A right to self-determination, as again outlined in the International Covenant on Economic, Social, and Cultural Rights, is a facet of tolerance that receives short-shrift in Tehran. This reflects both a weakness and a need of the Iranian state: namely to monitor and coerce its citizens., and the need to control the resources without which such a system would be infeasible. So many actors would stand to lose from the disassembly of such a system that the notion of a federal Iran is painted from many quarters as a threat to stability and security.
Aside from the vested interests alluded to here, the denial of the right to self-determination is again a clear contraventions on the International Covenant on Economic, Social, and Cultural Rights where the rights of Ahwazi and Baloch people to “freely dispose of their natural wealth” and that despite this natural wealth, there is still massive unemployment in these regions compared with Iran as a whole.
This state of affairs is compounded by an agricultural sector that has been left underdeveloped and damaged by state-subsidized sugar cane cultivation. Widespread pollution from both this and the poorly managed hydrocarbon infrastructure means that it will take years for the region to recover – if at all. In the meantime this miserable situation has set in motion a cycle of unemployment, disaffected youth, and state sanctioned violence which undermines traditional social structures and creates the very instability which Tehran professes, at least publicly, to avoid.
Containing these sentiments falls to people such as those we see seated here, but their efforts to address and redress such grievances through peaceful means are being constantly frustrated by Tehran.
That is why I feel honored to join these speakers in what is a clear indication of the unity of purpose among those campaigning for greater freedoms in Iran – the death knell of any nonviolent movement is after all disunity. The Congress of Nationalities for a Federal Iran is just one such example that has successfully brought together minorities from across the political spectrum in Iran. This has been a crucial step from which to develop.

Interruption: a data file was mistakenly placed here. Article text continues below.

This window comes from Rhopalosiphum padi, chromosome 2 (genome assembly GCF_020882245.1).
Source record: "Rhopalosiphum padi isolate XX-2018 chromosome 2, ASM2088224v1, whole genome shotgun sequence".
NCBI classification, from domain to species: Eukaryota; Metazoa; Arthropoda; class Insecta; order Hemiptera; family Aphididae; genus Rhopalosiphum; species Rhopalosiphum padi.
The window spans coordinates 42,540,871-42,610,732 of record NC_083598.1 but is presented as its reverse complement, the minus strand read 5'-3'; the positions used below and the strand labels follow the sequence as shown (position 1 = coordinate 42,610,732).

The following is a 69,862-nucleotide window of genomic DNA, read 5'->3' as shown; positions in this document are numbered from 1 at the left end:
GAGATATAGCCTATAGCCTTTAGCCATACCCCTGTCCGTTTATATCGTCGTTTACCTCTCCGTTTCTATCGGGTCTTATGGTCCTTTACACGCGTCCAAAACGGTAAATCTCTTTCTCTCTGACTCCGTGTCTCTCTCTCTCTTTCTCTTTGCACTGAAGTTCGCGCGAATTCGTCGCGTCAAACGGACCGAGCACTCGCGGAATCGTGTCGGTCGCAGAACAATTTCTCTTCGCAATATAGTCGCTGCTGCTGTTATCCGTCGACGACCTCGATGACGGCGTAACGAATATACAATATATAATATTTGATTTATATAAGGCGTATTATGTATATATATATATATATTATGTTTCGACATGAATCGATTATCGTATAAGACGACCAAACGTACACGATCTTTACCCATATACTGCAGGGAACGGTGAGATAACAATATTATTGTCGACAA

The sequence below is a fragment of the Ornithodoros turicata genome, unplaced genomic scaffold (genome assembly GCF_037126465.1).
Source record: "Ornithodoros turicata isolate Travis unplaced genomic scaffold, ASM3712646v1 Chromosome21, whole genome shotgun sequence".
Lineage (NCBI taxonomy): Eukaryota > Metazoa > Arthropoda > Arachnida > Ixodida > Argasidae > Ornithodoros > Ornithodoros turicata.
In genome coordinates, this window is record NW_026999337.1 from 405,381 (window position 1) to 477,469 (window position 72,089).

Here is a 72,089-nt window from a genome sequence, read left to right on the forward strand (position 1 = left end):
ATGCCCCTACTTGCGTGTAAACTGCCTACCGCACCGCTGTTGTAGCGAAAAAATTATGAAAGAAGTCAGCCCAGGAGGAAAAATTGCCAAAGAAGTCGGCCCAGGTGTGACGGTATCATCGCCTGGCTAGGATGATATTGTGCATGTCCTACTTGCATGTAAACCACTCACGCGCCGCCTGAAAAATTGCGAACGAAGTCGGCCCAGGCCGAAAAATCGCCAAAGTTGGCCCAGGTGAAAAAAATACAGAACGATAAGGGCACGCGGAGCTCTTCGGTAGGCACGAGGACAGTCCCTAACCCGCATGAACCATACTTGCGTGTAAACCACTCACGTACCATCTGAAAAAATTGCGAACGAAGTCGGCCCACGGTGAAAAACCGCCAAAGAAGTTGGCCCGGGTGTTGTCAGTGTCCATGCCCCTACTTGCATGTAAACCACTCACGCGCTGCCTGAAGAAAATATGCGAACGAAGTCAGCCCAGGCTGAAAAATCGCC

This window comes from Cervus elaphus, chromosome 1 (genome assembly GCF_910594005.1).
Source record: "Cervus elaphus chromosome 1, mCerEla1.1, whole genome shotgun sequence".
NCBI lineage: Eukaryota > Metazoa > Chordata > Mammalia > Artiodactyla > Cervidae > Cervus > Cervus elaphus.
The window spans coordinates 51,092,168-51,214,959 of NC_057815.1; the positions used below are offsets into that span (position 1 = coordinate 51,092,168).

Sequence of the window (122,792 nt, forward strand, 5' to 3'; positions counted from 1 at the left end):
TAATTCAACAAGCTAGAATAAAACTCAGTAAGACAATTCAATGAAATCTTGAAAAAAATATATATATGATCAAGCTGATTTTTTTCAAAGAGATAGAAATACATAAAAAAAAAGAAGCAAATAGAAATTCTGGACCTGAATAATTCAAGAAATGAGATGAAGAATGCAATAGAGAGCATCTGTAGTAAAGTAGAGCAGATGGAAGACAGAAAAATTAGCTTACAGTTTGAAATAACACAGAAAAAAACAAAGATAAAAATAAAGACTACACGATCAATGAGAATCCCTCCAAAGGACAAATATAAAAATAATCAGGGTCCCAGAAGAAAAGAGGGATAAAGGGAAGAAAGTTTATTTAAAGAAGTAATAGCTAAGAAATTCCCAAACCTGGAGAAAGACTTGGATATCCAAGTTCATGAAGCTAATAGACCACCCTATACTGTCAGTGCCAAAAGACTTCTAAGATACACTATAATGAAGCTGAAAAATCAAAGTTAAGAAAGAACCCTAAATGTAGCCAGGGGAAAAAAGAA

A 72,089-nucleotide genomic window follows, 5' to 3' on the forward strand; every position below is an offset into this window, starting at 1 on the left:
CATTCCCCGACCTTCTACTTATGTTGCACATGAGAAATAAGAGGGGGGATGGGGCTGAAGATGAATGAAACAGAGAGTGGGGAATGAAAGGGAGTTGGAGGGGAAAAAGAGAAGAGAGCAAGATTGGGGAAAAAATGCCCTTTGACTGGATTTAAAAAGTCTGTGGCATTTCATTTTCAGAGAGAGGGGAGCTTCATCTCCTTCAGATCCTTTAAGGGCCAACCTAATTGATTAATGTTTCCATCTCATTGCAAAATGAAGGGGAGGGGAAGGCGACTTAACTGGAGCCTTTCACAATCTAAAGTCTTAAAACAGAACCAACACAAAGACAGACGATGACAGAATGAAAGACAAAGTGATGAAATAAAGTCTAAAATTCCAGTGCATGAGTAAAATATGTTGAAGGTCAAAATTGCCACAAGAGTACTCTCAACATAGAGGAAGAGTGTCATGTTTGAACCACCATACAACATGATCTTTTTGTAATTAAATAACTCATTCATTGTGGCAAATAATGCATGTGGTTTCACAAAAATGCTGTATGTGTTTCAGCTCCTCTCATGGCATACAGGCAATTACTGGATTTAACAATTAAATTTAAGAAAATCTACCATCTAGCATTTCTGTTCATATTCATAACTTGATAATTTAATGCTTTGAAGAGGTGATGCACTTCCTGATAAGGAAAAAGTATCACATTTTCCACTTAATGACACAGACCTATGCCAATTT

Unifying with other actors within Iran, such as Persian groups calling for women’s rights, press freedom, and such like, strengthens any campaign, discrediting state messages portraying those calling for greater regional rights as ‘separatist’ and demonstrate an outlook that is open and collegial. It carries risks for both sides undoubtedly, but it is important to raise the situation that liberal Persians face on a daily basis. This conference is examining the rights of all Iran’s people, Persians included, and there are many common causes to be found.
Amnesty International and its local partners have done a great deal in highlighting the human rights abuses that affect Iranian society as a whole - raising the profile of juvenile executions and the repeated failure to uphold the Constitution of Iran for example.
I also believe that UNPO has proven its worth in helping its members to look beyond their immediate region to those with similar experiences elsewhere. It is here that I really believe there is scope to project an openness that will capture the attention of international actors - whilst educating policy-makers and commentators in the internal politics of Iran, and at the same time helping to promote a better understanding of what is a truly remarkable multi-ethnic state.
This of course also provides an opportunity to inform Iranians of their own compatriots – if not changing positions then at least raising the standard of debate and exposing Tehran’s intractability. Such approaches can bring the questions of tolerance, human rights, and democracy to a human level - avoiding the simplistic accusations of separatism and subversion which are the mainstay of Tehran’s verbal attacks on its critics.
Therefore, to conclude, I hope that this conference will demonstrate two things – that the human rights situation in Iran remains as grave as ever, but also to impress upon the international community that there is a willingness and determination among the groups represented here to cooperate amongst themselves and with others to bring the realization of a open, free, and democratic Iran closer for all the country’s citizens.